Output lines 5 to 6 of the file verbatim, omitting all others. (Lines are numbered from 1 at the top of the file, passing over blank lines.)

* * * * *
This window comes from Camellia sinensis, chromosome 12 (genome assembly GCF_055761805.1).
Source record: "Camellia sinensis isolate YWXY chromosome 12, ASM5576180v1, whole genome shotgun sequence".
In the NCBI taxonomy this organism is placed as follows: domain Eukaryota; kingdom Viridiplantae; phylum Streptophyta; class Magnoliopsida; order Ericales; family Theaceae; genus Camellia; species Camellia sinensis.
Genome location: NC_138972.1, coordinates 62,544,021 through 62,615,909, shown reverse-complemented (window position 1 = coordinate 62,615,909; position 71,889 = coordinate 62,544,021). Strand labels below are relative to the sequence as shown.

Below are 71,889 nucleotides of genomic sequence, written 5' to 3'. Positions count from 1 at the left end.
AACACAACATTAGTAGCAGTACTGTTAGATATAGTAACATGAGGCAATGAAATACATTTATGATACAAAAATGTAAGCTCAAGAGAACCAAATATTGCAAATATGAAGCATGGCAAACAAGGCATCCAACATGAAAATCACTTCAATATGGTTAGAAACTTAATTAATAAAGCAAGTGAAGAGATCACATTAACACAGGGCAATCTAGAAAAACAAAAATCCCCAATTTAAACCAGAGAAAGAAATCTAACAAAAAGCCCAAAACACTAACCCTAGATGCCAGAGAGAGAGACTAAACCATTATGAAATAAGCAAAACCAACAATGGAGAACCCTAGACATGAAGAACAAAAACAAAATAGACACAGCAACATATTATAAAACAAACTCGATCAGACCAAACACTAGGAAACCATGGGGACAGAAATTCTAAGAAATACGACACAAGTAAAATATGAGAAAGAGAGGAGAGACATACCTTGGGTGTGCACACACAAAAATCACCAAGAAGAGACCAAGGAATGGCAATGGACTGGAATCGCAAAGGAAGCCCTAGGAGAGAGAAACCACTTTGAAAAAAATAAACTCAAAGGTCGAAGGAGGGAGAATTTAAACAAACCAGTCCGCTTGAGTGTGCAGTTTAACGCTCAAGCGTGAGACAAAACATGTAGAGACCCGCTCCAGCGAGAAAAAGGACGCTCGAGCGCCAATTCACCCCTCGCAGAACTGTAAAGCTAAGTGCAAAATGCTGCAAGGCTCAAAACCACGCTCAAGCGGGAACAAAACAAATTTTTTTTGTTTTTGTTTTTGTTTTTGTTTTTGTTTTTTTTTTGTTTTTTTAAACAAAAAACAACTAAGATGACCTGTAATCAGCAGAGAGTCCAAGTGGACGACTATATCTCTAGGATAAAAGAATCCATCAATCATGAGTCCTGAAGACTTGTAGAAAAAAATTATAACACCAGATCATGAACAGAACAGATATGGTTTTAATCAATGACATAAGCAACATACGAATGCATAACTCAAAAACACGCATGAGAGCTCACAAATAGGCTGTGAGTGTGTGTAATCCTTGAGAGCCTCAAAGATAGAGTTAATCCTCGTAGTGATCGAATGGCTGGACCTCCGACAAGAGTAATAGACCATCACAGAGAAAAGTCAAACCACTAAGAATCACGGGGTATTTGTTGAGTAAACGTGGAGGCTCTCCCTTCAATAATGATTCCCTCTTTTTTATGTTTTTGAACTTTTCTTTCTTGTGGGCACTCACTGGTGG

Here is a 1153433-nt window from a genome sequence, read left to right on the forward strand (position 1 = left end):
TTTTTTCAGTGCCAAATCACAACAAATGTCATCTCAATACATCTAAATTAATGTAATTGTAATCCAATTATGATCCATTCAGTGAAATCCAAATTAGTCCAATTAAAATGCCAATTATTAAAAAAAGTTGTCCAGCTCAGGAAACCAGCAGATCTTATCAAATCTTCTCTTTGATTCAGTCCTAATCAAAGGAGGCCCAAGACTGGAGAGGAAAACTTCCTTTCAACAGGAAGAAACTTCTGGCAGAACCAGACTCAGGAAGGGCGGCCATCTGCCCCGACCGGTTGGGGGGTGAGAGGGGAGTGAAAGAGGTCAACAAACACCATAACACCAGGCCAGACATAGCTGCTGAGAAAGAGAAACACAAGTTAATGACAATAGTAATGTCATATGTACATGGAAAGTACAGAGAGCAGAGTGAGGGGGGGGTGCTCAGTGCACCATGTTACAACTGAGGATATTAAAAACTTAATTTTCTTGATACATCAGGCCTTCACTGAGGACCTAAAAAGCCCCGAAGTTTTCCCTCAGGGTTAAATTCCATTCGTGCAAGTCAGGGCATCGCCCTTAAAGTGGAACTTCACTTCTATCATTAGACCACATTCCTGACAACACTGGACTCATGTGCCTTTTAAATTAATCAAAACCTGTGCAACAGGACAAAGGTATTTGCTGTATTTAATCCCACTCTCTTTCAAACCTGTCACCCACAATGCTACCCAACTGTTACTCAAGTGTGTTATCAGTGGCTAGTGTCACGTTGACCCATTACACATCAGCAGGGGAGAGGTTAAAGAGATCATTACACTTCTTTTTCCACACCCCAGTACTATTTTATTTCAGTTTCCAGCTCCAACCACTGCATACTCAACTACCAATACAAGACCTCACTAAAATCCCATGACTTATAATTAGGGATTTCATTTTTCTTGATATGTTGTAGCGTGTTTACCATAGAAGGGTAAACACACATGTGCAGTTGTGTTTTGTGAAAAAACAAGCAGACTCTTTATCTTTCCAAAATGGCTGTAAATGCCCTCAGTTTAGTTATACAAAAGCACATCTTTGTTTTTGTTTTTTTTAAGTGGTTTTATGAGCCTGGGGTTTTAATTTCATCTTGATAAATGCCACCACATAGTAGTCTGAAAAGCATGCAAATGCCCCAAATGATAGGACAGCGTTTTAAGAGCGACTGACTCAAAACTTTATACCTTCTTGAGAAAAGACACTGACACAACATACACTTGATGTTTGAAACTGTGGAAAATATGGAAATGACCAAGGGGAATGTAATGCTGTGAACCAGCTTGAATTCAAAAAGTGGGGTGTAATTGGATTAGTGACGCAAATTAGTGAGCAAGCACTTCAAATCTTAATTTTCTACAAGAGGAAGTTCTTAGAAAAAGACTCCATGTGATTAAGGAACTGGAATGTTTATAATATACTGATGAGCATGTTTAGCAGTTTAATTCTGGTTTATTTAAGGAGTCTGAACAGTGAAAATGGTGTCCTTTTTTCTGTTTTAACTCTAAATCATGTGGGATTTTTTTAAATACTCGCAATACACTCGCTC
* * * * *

Below are 71,889 nucleotides of genomic sequence, written 5' to 3'. Positions count from 1 at the left end.
AACACAACATTAGTAGCAGTACTGTTAGATATAGTAACATGAGGCAATGAAATACATTTATGATACAAAAATGTAAGCTCAAGAGAACCAAATATTGCAAATATGAAGCATGGCAAACAAGGCATCCAACATGAAAATCACTTCAATATGGTTAGAAACTTAATTAATAAAGCAAGTGAAGAGATCACATTAACACAGGGCAATCTAGAAAAACAAAAATCCCCAATTTAAACCAGAGAAAGAAATCTAACAAAAAGCCCAAAACACTAACCCTAGATGCCAGAGAGAGAGACTAAACCATTATGAAATAAGCAAAACCAACAATGGAGAACCCTAGACATGAAGAACAAAAACAAAATAGACACAGCAACATATTATAAAACAAACTCGATCAGACCAAACACTAGGAAACCATGGGGACAGAAATTCTAAGAAATACGACACAAGTAAAATATGAGAAAGAGAGGAGAGACATACCTTGGGTGTGCACACACAAAAATCACCAAGAAGAGACCAAGGAATGGCAATGGACTGGAATCGCAAAGGAAGCCCTAGGAGAGAGAAACCACTTTGAAAAAAATAAACTCAAAGGTCGAAGGAGGGAGAATTTAAACAAACCAGTCCGCTTGAGTGTGCAGTTTAACGCTCAAGCGTGAGACAAAACATGTAGAGACCCGCTCCAGCGAGAAAAAGGACGCTCGAGCGCCAATTCACCCCTCGCAGAACTGTAAAGCTAAGTGCAAAATGCTGCAAGGCTCAAAACCACGCTCAAGCGGGAACAAAACAAATTTTTTTTGTTTTTGTTTTTGTTTTTGTTTTTGTTTTTTTTTTGTTTTTTTAAACAAAAAACAACTAAGATGACCTGTAATCAGCAGAGAGTCCAAGTGGACGACTATATCTCTAGGATAAAAGAATCCATCAATCATGAGTCCTGAAGACTTGTAGAAAAAAATTATAACACCAGATCATGAACAGAACAGATATGGTTTTAATCAATGACATAAGCAACATACGAATGCATAACTCAAAAACACGCATGAGAGCTCACAAATAGGCTGTGAGTGTGTGTAATCCTTGAGAGCCTCAAAGATAGAGTTAATCCTCGTAGTGATCGAATGGCTGGACCTCCGACAAGAGTAATAGACCATCACAGAGAAAAGTCAAACCACTAAGAATCACGGGGTATTTGTTGAGTAAACGTGGAGGCTCTCCCTTCAATAATGATTCCCTCTTTTTTATGTTTTTGAACTTTTCTTTCTTGTGGGCACTCACTGGTGG